“You never, ever do a new concept across the board automatically,” says Gilbert Harrison, chairman of Financo, an investment bank that specializes in retail companies. “Before [Johnson] could roll it out, he needed to better train his customers.”
Johnson was undaunted by any suggestion that he needed to take some time or that he should refrain from touting JCP’s new stores until the company had overhauled more than a handful of them. “The only things that haven’t worked for me are when I’ve held back,” he told Fortune during the brand’s relaunch. “There’s no reason to sell an idea short. The only risk would be to not fulfill the dream.”
(Johnson declined to be interviewed for this article.)
Johnson’s call to arms — with the enthusiastic support of Ackman, who with Vornado owned about 36 percent of the stock (some of it through derivatives) before the latter reduced its position — was based on Apple’s approach to retail: Sell must-have products that people line up to buy, with help from a great in-store experience. There was a crucial difference: Apple sells sleek miracles of functionality and glamour. J.C. Penney sells bath towels and tube socks.
There are always casualties in revolutions. In this case, unfortunately, it was the core customer, who had long trusted J.C. Penney as a great place for a deal on basic, unfussy stuff. Effectively, Johnson fired the old shoppers without first winning over any new ones. Need proof? The past four quarters reveal a breathtaking decline in same-store sales, which plummeted 19 percent in the company’s first quarter and accelerated to 32 percent in the fourth quarter, which is when stores make most of their money.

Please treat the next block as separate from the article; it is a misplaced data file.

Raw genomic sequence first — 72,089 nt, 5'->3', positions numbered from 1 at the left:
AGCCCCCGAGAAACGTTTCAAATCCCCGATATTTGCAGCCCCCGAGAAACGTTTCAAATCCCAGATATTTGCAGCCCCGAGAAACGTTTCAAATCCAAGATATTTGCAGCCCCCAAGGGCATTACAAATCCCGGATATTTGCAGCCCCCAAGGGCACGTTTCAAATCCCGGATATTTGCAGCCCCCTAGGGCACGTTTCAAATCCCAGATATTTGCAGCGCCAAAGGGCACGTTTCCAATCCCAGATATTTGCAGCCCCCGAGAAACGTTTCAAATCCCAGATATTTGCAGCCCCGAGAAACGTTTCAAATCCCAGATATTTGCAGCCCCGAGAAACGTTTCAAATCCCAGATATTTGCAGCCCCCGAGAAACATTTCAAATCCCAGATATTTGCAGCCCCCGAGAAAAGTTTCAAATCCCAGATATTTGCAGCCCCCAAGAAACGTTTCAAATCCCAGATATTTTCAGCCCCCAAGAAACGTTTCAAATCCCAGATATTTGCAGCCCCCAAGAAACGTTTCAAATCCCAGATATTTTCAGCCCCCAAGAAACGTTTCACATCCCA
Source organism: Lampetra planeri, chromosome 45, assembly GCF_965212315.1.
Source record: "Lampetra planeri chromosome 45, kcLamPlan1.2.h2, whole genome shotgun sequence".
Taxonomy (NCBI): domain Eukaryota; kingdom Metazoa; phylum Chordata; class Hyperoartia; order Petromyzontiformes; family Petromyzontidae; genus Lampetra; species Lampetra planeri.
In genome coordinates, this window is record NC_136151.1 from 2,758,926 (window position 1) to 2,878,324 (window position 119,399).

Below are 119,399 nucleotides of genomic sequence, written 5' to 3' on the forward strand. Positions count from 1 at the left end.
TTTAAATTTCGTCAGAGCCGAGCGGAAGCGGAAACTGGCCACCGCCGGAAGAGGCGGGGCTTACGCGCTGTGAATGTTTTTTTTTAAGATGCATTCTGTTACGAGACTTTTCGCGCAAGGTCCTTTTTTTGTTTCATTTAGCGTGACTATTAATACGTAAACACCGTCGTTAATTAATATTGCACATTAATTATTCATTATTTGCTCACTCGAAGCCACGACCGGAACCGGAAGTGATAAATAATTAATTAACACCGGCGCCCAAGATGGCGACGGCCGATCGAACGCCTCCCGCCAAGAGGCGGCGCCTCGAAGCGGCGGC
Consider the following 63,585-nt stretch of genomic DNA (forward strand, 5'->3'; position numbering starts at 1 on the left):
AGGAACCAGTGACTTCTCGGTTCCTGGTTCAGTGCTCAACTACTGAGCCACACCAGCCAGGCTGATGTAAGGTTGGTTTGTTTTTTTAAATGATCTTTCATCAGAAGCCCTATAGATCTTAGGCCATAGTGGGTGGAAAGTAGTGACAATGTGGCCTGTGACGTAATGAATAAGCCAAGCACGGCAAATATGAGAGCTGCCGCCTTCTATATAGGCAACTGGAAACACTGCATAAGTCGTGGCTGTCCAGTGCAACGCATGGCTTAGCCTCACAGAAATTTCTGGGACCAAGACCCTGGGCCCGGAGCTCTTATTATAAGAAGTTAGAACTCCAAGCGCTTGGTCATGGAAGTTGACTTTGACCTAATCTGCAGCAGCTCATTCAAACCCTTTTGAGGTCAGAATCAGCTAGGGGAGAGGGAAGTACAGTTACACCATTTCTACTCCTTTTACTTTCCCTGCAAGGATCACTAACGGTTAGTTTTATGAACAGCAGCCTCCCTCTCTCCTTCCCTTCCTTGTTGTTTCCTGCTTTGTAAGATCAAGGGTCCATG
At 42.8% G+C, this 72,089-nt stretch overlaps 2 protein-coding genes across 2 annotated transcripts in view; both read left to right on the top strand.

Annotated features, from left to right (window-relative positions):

Now, after seeing overall sales decline by an astonishing 25 percent — $4.3 billion — in the past year, Johnson & Co. is retrenching (sort of) by bringing back clearance prices and coupons. Ken Hannah, chief financial officer, recently offered a modified mea culpa at an investor presentation: “This is a multiyear journey, and we certainly made our mistakes.”
Penney’s board clearly blundered by entrusting the company’s fate to a leader who was dynamic but had no experience as a chief executive. Although Myron Ullman III, then Penney’s chief executive, was originally supposed to stay for a while as chairman, confusion about who was running the show led the company to change course. Ullman resigned in January 2012, two months after Johnson’s tenure began.
Hiring Johnson was a classic Street turnaround play: Recruit a hot manager from outside the company, hand him huge financial incentives and set him loose. The board gave Johnson $50 million of Penney stock to make up for $50 million in Apple shares he left behind. Johnson also shelled out $50 million of his own money to buy a warrant giving him the right to buy 7.3 million shares at $29.92 from mid-2017 through late 2018. Already wealthy from his tenure at Apple, Johnson took that huge flier seeking mega-riches. It also conveyed that he was willing to wager his money on his audacious revival plan.